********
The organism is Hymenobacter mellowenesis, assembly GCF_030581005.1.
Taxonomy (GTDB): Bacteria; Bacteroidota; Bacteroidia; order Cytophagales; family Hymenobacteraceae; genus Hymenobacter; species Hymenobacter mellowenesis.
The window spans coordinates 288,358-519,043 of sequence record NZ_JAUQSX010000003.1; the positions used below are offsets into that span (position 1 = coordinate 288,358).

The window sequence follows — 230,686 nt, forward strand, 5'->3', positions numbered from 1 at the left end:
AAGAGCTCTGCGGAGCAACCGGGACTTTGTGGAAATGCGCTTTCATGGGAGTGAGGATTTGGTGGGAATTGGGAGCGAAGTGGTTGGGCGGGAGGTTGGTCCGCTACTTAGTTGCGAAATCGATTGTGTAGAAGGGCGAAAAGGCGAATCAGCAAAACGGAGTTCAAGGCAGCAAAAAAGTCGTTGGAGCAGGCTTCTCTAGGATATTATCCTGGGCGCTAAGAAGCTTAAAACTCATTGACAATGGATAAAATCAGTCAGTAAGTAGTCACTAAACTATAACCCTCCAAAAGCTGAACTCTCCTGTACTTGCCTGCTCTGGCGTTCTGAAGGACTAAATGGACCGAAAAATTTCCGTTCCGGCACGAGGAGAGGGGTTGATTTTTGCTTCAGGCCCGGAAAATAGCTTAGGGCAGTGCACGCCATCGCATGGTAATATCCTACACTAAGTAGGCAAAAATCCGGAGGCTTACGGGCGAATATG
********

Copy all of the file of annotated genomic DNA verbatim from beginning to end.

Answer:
The organism is Hymenobacter mellowenesis, assembly GCF_030581005.1.
Taxonomy (GTDB): Bacteria; Bacteroidota; Bacteroidia; order Cytophagales; family Hymenobacteraceae; genus Hymenobacter; species Hymenobacter mellowenesis.
The window spans coordinates 288,358-519,043 of sequence record NZ_JAUQSX010000003.1; the positions used below are offsets into that span (position 1 = coordinate 288,358).

The window sequence follows — 230,686 nt, forward strand, 5'->3', positions numbered from 1 at the left end:
AAGAGCTCTGCGGAGCAACCGGGACTTTGTGGAAATGCGCTTTCATGGGAGTGAGGATTTGGTGGGAATTGGGAGCGAAGTGGTTGGGCGGGAGGTTGGTCCGCTACTTAGTTGCGAAATCGATTGTGTAGAAGGGCGAAAAGGCGAATCAGCAAAACGGAGTTCAAGGCAGCAAAAAAGTCGTTGGAGCAGGCTTCTCTAGGATATTATCCTGGGCGCTAAGAAGCTTAAAACTCATTGACAATGGATAAAATCAGTCAGTAAGTAGTCACTAAACTATAACCCTCCAAAAGCTGAACTCTCCTGTACTTGCCTGCTCTGGCGTTCTGAAGGACTAAATGGACCGAAAAATTTCCGTTCCGGCACGAGGAGAGGGGTTGATTTTTGCTTCAGGCCCGGAAAATAGCTTAGGGCAGTGCACGCCATCGCATGGTAATATCCTACACTAAGTAGGCAAAAATCCGGAGGCTTACGGGCGAATATG